Malaysian Transport Minister Liow Tiong Lai, center, and civil-aviation chief Azharuddin Abdul Rahman, right, speak during a media conference on Malaysian Airlines Flight MH17 at Kuala Lumpur International Airport on July 19, 2014
Azhar Rahim—EPA
July 19, 2014 10:22 AM EDT

Malaysia has stopped mincing their words. Ismail Nasaruddin, president at Malaysia Airlines staff union NUFAM, said the MH17 attack amounts to “murder,” and Transport Minister Liow Tiong Lai said the world has a “moral obligation” to ensure the safe recovery of remains as well as punishing those culpable. This was the message that came out of Kuala Lumpur on Saturday, after news that pro-Russian rebels have been restricting access to the crash site.

“Malaysia is deeply concerned that the crash site has not been properly secured,” said Liow, just ahead of leaving with the second Malaysian team bound for Ukraine to oversee the investigation. “There are indications that vital evidence has not been preserved … Citizens of 11 nations … cannot be laid to rest. Their lives were taken by violence; now violence stops them from being accorded their final respect. This cannot continue.”

The Ukrainian government has accused the rebels of moving at least 38 bodies from the crash site to a morgue in the rebel stronghold area of Donetsk, according to the New York Times. They also say that rebels have been hiding weaponry, missile fragments and other pieces of evidence. Rebel leaders have denied any interference.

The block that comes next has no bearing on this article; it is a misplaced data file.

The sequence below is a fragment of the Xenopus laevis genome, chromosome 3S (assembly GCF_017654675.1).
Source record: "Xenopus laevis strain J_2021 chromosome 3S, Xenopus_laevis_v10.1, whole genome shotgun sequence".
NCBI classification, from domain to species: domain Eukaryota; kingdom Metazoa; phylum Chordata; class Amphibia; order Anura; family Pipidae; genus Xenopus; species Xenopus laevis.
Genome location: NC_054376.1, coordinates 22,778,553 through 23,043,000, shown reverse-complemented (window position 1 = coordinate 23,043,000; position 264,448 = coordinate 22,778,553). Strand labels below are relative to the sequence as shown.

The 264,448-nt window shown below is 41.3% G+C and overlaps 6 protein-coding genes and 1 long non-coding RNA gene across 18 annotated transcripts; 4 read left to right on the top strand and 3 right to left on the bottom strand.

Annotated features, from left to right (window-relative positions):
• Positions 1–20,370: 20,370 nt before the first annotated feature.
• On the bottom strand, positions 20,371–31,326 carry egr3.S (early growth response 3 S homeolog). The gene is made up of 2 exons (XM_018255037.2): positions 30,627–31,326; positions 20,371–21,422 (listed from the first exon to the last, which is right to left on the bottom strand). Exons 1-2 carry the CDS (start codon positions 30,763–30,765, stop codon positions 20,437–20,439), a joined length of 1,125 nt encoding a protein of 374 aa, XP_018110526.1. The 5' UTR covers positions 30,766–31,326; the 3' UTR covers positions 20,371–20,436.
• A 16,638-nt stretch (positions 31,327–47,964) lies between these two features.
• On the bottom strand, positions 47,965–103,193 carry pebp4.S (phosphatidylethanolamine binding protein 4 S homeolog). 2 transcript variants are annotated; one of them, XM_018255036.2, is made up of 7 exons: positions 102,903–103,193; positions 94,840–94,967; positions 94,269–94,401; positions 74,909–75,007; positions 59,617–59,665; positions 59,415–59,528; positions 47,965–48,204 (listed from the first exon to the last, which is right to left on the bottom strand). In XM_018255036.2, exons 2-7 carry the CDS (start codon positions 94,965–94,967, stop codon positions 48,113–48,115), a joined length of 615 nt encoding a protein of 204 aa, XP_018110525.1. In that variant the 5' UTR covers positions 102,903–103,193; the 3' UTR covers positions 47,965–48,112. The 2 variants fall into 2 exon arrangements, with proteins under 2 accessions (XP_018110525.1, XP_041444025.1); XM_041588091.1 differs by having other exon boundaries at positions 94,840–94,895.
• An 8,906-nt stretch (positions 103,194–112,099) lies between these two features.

Official Malaysian statements so far have been notably guarded, avoiding calling out an aggressive act as the cause of the crash. But the tone has sharpened considerably since armed separatists hindered a team of international observers from spending more than an hour at the wreckage site on Friday, and further indications pointed at a missile taking the airliner down.

At Saturday’s press conference, the country’s Transport Minister also junked claims of any wrongdoings of Malaysia Airlines in connection to the disaster. “MH17’s flight path was a busy major airway, like a highway in the sky,” Liow said. “It never strayed into restricted airspace. All sources say that a missile shot it down … this is an outrage that cannot go unpunished.” Azharuddin Abdul Rahman, director general of the Department of Civil Aviation, answered to a barrage of questions over the decision to fly at 33,000 ft. — a mere 1,000 ft. above the no-fly zone over the restive Ukrainian region — saying that this was the order the aircraft received from flight control.

Still, worries mount over the conflicted national carrier. Malaysia Airlines’ shares plummeted 11% on Friday, on top of an 83% plunge over the past five years. Some believe that the airline may even struggle to survive two such major disasters so close to each other. This is a notion that concerns many Malaysians, who view the company with great patriotism.

“Malaysia Airlines is such a good face for Malaysia to the world,” says 23-year-old student Fatin Badjuri, waiting for her flight at Kuala Lumpur International, ranked as one of the region’s best airports. “I’m worried about the problems these incidents will cause to the company, as well as to the country. I feel people may start thinking negatively about Malaysia now.”

Among the staff at Malaysia Airlines, though, all public concern remains focused on the recent tragedy. The airline released the full list of passengers aboard MH17 on Saturday.

“The entire cabin crew population is mourning … we’re not really concerned with the financial qualms right now,” said Ismail, the air carrier’s union leader, at a separate press conference on Saturday. “The spirit is demoralized. Some have not been able to come to work. The question we ask is if this mass murder was done with the intention to kill everyone on the flight.”

Malaysia is craving answers, and fast. Their patience has been sufficiently tried over the past few months.

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